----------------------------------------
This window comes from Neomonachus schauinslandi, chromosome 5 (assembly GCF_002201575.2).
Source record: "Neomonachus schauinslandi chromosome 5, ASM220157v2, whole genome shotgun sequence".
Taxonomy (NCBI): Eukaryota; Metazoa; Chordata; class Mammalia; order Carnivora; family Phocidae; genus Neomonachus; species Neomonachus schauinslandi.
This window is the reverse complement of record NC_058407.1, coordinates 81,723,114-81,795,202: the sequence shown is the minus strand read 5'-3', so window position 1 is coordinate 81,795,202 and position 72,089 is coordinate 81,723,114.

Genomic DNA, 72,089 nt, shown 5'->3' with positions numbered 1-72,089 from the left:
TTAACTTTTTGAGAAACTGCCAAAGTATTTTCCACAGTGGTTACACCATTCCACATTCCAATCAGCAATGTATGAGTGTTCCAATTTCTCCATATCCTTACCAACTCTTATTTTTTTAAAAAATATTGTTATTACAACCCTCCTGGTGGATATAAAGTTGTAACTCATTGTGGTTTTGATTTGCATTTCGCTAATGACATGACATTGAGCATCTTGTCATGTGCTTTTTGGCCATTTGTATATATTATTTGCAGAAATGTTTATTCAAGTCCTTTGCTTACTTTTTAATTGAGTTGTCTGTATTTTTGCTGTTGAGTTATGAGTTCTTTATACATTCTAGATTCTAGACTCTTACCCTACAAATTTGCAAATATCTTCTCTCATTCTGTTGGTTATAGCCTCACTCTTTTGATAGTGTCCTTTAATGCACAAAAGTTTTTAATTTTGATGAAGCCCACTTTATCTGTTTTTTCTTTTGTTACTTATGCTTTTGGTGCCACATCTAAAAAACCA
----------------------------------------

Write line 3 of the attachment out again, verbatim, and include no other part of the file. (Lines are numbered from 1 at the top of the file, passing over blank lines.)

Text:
Taxonomy (NCBI): Eukaryota; Metazoa; Chordata; class Mammalia; order Carnivora; family Phocidae; genus Neomonachus; species Neomonachus schauinslandi.